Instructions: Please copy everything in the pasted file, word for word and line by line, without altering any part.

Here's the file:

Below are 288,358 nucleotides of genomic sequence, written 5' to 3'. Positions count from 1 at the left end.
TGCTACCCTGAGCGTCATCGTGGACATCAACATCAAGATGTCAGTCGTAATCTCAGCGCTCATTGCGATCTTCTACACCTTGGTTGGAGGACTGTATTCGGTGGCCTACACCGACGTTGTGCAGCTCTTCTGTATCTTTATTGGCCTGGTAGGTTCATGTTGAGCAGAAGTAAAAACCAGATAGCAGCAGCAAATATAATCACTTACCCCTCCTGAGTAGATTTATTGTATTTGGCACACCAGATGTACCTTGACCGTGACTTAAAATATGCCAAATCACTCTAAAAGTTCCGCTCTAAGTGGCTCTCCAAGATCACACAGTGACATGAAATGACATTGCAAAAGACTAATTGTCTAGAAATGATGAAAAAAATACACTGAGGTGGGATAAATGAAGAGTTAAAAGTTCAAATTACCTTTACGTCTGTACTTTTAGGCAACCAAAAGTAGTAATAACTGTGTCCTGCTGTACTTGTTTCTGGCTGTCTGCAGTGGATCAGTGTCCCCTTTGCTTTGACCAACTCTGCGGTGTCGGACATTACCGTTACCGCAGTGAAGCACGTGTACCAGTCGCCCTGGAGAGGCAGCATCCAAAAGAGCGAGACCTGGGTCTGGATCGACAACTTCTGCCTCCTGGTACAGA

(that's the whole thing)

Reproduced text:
Below are 288,358 nucleotides of genomic sequence, written 5' to 3'. Positions count from 1 at the left end.
TGCTACCCTGAGCGTCATCGTGGACATCAACATCAAGATGTCAGTCGTAATCTCAGCGCTCATTGCGATCTTCTACACCTTGGTTGGAGGACTGTATTCGGTGGCCTACACCGACGTTGTGCAGCTCTTCTGTATCTTTATTGGCCTGGTAGGTTCATGTTGAGCAGAAGTAAAAACCAGATAGCAGCAGCAAATATAATCACTTACCCCTCCTGAGTAGATTTATTGTATTTGGCACACCAGATGTACCTTGACCGTGACTTAAAATATGCCAAATCACTCTAAAAGTTCCGCTCTAAGTGGCTCTCCAAGATCACACAGTGACATGAAATGACATTGCAAAAGACTAATTGTCTAGAAATGATGAAAAAAATACACTGAGGTGGGATAAATGAAGAGTTAAAAGTTCAAATTACCTTTACGTCTGTACTTTTAGGCAACCAAAAGTAGTAATAACTGTGTCCTGCTGTACTTGTTTCTGGCTGTCTGCAGTGGATCAGTGTCCCCTTTGCTTTGACCAACTCTGCGGTGTCGGACATTACCGTTACCGCAGTGAAGCACGTGTACCAGTCGCCCTGGAGAGGCAGCATCCAAAAGAGCGAGACCTGGGTCTGGATCGACAACTTCTGCCTCCTGGTACAGA